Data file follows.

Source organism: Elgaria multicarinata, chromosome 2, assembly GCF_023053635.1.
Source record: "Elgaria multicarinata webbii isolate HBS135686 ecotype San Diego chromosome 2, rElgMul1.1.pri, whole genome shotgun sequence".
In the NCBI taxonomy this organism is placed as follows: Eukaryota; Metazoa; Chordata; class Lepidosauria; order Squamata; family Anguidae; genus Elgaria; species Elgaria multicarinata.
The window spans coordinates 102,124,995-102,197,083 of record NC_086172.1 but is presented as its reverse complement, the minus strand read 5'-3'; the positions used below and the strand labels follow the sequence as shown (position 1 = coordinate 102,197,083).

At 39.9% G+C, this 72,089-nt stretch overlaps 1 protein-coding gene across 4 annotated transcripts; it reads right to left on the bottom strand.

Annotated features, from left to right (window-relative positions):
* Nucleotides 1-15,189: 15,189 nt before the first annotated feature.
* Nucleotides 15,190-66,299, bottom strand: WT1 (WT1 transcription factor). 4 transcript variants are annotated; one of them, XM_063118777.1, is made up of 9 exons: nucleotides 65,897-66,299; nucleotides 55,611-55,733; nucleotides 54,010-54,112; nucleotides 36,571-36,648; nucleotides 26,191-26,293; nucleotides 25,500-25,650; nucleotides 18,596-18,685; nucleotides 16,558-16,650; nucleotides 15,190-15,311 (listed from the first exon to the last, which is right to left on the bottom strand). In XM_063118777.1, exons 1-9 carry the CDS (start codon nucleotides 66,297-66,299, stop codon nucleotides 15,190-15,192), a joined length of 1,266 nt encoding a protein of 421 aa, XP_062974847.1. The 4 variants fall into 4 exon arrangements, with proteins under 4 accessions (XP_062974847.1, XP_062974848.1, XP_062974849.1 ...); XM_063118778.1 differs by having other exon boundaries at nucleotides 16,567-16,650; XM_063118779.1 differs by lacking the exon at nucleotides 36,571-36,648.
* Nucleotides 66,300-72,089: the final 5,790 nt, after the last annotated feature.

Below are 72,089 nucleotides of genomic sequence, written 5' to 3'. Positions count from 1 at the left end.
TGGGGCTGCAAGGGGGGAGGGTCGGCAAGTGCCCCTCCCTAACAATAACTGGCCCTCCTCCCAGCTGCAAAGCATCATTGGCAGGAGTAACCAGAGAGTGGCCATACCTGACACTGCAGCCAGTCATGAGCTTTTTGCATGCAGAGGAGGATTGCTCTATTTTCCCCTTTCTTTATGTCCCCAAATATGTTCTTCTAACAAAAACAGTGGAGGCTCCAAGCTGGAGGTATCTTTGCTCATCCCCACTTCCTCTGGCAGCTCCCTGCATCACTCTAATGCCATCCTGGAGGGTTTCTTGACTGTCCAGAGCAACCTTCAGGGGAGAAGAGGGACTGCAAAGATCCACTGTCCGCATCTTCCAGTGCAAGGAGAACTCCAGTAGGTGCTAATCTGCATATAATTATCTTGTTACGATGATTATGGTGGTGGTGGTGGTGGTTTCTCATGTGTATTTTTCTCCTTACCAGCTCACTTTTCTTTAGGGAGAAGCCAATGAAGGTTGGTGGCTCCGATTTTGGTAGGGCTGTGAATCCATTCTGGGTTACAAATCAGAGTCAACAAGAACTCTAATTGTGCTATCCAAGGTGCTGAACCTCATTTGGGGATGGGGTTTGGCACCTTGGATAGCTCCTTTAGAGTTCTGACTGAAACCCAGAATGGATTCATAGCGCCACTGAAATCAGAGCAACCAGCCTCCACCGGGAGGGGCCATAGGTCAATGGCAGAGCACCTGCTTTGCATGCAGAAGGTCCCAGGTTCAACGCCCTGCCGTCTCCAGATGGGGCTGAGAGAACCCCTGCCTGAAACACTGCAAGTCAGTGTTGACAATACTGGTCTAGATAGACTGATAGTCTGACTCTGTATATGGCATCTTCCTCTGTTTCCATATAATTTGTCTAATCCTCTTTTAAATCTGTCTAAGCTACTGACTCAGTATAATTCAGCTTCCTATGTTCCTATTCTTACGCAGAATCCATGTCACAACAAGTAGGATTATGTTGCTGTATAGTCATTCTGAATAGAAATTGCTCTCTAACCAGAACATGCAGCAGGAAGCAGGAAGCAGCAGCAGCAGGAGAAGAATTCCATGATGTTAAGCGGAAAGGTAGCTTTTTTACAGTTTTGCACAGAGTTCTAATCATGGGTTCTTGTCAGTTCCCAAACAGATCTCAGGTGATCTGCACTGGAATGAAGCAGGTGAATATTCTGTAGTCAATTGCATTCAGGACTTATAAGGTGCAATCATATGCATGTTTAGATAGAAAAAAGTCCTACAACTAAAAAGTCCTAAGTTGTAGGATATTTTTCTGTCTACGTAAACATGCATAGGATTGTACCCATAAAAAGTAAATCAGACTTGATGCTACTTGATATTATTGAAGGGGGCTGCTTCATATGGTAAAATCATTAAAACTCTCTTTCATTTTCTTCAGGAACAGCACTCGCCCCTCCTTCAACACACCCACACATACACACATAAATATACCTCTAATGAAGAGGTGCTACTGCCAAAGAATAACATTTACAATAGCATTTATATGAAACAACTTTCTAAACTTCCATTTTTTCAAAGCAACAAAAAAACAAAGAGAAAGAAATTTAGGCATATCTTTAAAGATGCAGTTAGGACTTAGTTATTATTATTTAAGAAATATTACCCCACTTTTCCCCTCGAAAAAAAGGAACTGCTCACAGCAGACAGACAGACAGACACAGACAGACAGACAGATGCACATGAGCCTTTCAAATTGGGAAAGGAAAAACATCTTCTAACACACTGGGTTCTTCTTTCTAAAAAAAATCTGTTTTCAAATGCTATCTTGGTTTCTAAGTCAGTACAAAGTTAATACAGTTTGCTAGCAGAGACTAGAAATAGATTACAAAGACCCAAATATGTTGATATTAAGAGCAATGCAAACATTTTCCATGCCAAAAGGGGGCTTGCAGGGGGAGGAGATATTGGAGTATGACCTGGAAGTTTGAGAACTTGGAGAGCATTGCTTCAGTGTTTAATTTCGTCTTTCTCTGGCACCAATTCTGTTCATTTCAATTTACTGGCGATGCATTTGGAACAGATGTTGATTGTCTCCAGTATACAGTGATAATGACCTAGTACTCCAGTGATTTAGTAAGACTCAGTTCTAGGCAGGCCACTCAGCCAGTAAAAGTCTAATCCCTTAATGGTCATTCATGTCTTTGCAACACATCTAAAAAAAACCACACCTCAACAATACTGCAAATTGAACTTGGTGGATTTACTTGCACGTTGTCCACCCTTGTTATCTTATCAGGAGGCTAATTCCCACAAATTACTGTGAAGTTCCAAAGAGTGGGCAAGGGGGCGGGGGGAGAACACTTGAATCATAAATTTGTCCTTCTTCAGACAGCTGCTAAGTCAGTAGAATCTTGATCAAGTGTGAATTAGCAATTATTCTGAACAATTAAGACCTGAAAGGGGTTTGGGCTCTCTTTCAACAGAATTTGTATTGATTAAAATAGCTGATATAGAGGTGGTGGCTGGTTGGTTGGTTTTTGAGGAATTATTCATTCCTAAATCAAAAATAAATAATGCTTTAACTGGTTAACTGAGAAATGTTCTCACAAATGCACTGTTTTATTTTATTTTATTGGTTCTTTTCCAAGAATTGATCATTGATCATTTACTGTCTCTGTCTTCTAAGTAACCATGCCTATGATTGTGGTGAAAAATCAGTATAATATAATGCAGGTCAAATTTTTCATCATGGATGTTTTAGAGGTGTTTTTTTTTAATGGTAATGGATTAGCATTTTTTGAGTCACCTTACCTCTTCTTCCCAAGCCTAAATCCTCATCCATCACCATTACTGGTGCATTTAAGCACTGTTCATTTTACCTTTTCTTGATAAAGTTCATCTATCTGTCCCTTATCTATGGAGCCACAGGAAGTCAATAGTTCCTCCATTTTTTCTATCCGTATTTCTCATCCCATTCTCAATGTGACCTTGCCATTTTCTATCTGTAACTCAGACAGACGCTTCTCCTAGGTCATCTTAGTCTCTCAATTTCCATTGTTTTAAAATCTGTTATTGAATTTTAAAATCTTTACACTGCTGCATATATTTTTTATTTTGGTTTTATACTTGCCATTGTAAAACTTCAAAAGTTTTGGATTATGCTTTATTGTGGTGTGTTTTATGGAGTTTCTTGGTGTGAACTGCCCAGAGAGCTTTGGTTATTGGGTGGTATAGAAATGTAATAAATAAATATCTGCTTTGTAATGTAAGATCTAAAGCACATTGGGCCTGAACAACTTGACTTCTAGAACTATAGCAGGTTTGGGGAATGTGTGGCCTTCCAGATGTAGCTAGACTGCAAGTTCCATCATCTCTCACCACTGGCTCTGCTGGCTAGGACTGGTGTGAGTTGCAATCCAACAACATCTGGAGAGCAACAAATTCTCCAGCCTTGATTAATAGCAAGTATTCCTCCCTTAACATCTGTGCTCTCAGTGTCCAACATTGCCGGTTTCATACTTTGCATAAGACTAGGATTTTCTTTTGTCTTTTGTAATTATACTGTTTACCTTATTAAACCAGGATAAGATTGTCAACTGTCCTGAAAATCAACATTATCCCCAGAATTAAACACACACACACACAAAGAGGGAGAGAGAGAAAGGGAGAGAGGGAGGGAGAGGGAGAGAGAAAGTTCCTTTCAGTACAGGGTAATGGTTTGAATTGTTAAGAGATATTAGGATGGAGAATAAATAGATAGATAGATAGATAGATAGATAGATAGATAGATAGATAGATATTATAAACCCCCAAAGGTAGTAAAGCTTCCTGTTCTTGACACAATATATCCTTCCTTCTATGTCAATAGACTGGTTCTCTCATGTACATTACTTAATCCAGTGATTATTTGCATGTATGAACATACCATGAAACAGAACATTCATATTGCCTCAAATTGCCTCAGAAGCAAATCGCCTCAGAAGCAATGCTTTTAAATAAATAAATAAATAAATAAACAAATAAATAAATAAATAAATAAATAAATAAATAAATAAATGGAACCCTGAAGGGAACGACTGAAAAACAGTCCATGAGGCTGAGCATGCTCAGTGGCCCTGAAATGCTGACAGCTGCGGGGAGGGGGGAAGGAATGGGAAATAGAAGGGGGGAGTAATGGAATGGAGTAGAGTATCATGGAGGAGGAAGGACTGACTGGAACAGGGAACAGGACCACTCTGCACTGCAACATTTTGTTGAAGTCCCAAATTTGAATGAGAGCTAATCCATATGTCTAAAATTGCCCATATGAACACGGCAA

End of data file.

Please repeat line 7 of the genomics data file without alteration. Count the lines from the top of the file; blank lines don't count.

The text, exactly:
* Nucleotides 1-15,189: 15,189 nt before the first annotated feature.